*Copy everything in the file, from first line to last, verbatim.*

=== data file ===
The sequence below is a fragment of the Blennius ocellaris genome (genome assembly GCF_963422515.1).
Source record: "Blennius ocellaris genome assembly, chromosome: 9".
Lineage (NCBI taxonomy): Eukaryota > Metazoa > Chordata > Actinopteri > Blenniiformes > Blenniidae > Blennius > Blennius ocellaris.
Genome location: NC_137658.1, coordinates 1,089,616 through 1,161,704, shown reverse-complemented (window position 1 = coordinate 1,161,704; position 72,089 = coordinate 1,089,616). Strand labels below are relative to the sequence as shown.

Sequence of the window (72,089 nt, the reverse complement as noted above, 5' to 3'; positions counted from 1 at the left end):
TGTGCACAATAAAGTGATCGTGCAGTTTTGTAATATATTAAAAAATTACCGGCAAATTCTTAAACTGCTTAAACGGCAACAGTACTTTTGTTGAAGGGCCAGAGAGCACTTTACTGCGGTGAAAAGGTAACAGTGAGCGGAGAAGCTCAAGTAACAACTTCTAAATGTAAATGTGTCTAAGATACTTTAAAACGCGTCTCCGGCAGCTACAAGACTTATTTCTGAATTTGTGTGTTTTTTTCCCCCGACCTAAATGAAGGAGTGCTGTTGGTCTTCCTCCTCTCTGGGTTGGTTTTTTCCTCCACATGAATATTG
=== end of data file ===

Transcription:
The sequence below is a fragment of the Blennius ocellaris genome (genome assembly GCF_963422515.1).
Source record: "Blennius ocellaris genome assembly, chromosome: 9".
Lineage (NCBI taxonomy): Eukaryota > Metazoa > Chordata > Actinopteri > Blenniiformes > Blenniidae > Blennius > Blennius ocellaris.
Genome location: NC_137658.1, coordinates 1,089,616 through 1,161,704, shown reverse-complemented (window position 1 = coordinate 1,161,704; position 72,089 = coordinate 1,089,616). Strand labels below are relative to the sequence as shown.

Sequence of the window (72,089 nt, the reverse complement as noted above, 5' to 3'; positions counted from 1 at the left end):
TGTGCACAATAAAGTGATCGTGCAGTTTTGTAATATATTAAAAAATTACCGGCAAATTCTTAAACTGCTTAAACGGCAACAGTACTTTTGTTGAAGGGCCAGAGAGCACTTTACTGCGGTGAAAAGGTAACAGTGAGCGGAGAAGCTCAAGTAACAACTTCTAAATGTAAATGTGTCTAAGATACTTTAAAACGCGTCTCCGGCAGCTACAAGACTTATTTCTGAATTTGTGTGTTTTTTTCCCCCGACCTAAATGAAGGAGTGCTGTTGGTCTTCCTCCTCTCTGGGTTGGTTTTTTCCTCCACATGAATATTG